Discussion in 'Hunting' started by Captcurt, Mar 31, 2021.
Sounds like the posters above have been on the ground studying. But the problem is the animals don’t follow calendars. Hunters have to. Animals follow the weather. Our rut in Oklahoma is “supposed” to be in November. I’ve seen bucks chasing in late October. Bass spawn when the water hits 60 degrees, which is usually mid to late April. I’ve seen them on beds in early March. Mother Nature dictates when animals breed.
For the most part I agree. From the OP's post "Yesterday I watched 20 birds with 2 longbeards." it seems the Tom/hen ratio is pretty skewed. Modern season dates/lengths and quotas are always based on populations, and it could very well be that the state wants to make sure all the hens that can be bred, will be bred before Hunters start whacking off the Toms.
Turkeys, like deer respond to length of daylight to breed, weather, while it may influence it, does not determine when it starts. With turkeys, like with other poultry, amount of available protein(greens) stimulates egg laying. Egg laying leads to sitting on the nest and that is later on in the season. What early seasons have is more Toms and less educated/disturbed birds. No different than opening day of deer season. While I enjoy early seasons, I've found my success, once I find an available and responsive Tom, is much higher on the last season. This is because the hens are on the nest, or going to the nest to lay an egg later in the day. Later in the season around here means more foliage. That means you can get a lot closer to a roosting Tom later in the season. Early on, even in pitch darkness, it's hard to get within 300 yards of roosting birds. Same goes for moving on them. What is harder is getting Toms to come to cover once the foliage gets thick. They tend to get to the middle of someplace open and stay there, out of coyote, and shotgun range. Instead of crying in your Wheaties about the seasons, thank the Lord your DNR/F&G has provided you with the opportunity to hunt Turkeys. It's something none of us had a few years ago.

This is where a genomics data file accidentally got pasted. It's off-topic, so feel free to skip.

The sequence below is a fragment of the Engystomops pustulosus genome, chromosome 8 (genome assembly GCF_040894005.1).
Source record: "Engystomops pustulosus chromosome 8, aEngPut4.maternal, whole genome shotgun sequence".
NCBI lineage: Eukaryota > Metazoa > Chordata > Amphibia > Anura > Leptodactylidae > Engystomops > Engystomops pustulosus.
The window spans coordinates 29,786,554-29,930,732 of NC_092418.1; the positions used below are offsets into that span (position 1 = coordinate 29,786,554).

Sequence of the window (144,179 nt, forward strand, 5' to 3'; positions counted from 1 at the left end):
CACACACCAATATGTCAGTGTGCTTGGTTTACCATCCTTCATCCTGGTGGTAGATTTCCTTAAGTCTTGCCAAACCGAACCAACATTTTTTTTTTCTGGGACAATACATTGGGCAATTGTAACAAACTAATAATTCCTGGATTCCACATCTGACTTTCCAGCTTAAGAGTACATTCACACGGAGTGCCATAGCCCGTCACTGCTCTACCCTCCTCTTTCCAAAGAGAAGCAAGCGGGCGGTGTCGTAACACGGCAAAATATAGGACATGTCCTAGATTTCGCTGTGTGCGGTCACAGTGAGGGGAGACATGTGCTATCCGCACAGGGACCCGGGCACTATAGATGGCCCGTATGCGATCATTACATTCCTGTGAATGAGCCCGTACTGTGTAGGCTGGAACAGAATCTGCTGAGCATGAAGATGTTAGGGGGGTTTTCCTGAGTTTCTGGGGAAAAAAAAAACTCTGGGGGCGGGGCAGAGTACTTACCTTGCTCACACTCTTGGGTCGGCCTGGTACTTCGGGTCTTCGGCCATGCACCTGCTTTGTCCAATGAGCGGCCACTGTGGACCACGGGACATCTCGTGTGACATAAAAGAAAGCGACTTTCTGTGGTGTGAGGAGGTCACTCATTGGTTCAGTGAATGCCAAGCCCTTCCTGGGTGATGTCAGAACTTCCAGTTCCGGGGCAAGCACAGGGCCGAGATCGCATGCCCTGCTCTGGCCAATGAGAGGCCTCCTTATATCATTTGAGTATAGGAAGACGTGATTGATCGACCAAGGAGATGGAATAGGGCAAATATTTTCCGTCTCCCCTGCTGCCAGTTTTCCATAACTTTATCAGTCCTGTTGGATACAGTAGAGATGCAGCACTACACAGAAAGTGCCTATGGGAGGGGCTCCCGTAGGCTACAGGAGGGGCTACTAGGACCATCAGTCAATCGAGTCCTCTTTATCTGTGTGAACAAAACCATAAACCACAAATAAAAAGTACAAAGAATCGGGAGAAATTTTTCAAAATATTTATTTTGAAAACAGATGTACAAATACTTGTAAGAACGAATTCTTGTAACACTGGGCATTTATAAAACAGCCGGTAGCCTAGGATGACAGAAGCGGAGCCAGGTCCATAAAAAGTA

I didn’t cry about about anything or complain about anything. But I don’t really see the point in trying to refute what people are actually seeing on the ground in their states unless you’re Tommy Lee Jones or Will Smith, wear black suites and RayBans, and carry a neuralizer. And if almost half a century (46 years) is “a few years ago”, what’s “a long time ago”?
The 20 birds were on a friends farm. The farm that I usually hunt has 29 jakes in one bunch. Late February I had 13 come by me with 4 longbeards, one had spurs that looked like they were 1 1/4-1 1/2". I had them at 15 yards. Went for a ride on my atv 2 days ago and saw 2 gobblers strutting with no hens in sight at 3:00 P.M. That tells me that the hens went to nest. Last week there were 2 different flocks in the creek bottom fields that I am guessing numbered 15-20 birds each. One of my turkey hunting friends live 40 miles away. He had 24 in his yard with 4 longbeards and 6 jakes. I may not be an educated man but Biologist aren't the only people who can read. According to one study it only takes one breeding to fertilize a clutch of eggs and I am sure that there are plenty of Jakes willing to do the job.
Consider that a hen will lay a number of eggs over a period of up to 2 weeks before she starts to incubate them. Over the course of the breeding season she is bred by many different Toms. If hunters were allowed to come in and start killing the big Toms before they have had enough time to breed, it could lead to a weakening of the genetic traits of the birds. Yes one Tom may be able to cover a huge amount of hens, but is that good for them as a species?
I’m not a biologist either, there are factors we don’t consider that may have major impacts. We don’t know what we don’t know.
^^^....and to this I whole-heartily agree.
^^^.....exactly, and while daylight is what triggers breeding, seasonal variations do affect breeding activity to an extent also. These variations are hard to predict a year in advance, when hunting seasons are generally designed. Early warm weather promotes early greening and greens are what promotes egg laying. Earlier a hen lays her 14 eggs, the earlier she sits and quits going to the Tom. get a late freeze before she starts to sit and she(and most other hens) has to start all over again and this will extend the time Toms are "henned up". If and when 'yotes, raccoons or other predators find the nest and eat the eggs, makes so a hen will have to start over again also. Hens will try two or three times to create a clutch of eggs to sit on before they give up for the year. This is why come fall, you see young of the year that are hard to distinguish from adults and some that are the size of a grouse. It is also why Toms will come to hen calls late in the season after most hens are done with them.